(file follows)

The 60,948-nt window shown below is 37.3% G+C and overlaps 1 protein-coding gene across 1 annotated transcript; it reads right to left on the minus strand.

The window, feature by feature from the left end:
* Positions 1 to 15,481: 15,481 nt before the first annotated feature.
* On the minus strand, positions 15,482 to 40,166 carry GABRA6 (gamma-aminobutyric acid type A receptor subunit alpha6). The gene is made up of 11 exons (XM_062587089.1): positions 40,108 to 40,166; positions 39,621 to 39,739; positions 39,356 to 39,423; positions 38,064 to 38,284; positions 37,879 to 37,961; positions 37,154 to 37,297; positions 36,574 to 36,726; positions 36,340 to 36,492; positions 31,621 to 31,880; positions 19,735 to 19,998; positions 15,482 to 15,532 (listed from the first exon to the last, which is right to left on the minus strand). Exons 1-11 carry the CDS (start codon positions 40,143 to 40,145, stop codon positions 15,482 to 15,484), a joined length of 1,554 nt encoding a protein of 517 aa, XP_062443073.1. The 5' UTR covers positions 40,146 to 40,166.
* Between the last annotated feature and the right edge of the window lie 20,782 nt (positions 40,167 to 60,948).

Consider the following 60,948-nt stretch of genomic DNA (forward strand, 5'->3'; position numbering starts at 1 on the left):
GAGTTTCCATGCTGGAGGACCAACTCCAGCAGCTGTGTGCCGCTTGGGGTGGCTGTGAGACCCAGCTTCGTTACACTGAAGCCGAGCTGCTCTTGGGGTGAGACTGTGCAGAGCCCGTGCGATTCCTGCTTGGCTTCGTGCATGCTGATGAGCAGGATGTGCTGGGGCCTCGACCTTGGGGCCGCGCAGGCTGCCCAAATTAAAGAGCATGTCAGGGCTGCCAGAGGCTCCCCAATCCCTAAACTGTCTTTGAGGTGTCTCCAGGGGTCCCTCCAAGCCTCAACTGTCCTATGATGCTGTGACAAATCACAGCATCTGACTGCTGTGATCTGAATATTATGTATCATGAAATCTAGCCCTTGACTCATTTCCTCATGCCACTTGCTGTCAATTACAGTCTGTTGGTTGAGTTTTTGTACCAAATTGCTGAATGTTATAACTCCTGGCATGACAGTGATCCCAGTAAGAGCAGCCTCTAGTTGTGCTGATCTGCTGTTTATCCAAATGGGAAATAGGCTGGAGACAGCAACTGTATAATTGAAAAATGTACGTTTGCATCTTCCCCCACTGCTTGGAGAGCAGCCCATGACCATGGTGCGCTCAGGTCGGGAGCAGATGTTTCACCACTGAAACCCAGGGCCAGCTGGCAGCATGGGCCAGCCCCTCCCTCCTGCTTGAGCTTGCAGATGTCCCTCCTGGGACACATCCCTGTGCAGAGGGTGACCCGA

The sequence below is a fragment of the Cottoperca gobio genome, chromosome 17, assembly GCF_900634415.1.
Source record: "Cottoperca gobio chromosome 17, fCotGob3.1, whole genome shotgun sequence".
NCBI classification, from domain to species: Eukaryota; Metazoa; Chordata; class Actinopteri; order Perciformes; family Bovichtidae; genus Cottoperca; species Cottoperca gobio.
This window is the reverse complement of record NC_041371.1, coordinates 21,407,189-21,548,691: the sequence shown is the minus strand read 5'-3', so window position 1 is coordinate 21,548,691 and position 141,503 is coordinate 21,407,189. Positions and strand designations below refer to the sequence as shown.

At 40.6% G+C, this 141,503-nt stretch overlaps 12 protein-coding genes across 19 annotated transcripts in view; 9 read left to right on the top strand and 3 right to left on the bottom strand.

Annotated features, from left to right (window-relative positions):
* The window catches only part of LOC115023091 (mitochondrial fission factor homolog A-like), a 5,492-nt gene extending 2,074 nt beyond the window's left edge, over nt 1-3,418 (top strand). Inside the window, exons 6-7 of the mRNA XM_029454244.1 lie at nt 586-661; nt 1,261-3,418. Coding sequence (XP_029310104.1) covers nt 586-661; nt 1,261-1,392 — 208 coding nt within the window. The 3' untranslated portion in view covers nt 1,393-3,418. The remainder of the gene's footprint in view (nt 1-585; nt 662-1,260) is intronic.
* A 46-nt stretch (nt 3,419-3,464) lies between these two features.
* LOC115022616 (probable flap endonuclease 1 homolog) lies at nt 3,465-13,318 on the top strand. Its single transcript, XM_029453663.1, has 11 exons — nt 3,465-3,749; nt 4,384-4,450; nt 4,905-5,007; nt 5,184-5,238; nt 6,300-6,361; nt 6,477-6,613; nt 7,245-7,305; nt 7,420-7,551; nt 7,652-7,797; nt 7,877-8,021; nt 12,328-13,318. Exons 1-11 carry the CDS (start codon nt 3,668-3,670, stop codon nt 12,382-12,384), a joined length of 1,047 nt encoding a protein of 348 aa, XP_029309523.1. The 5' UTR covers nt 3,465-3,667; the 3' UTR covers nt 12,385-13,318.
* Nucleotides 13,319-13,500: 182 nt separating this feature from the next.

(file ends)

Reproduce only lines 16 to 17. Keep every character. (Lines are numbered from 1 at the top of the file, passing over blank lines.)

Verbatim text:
* LOC115022616 (probable flap endonuclease 1 homolog) lies at nt 3,465-13,318 on the top strand. Its single transcript, XM_029453663.1, has 11 exons — nt 3,465-3,749; nt 4,384-4,450; nt 4,905-5,007; nt 5,184-5,238; nt 6,300-6,361; nt 6,477-6,613; nt 7,245-7,305; nt 7,420-7,551; nt 7,652-7,797; nt 7,877-8,021; nt 12,328-13,318. Exons 1-11 carry the CDS (start codon nt 3,668-3,670, stop codon nt 12,382-12,384), a joined length of 1,047 nt encoding a protein of 348 aa, XP_029309523.1. The 5' UTR covers nt 3,465-3,667; the 3' UTR covers nt 12,385-13,318.
* Nucleotides 13,319-13,500: 182 nt separating this feature from the next.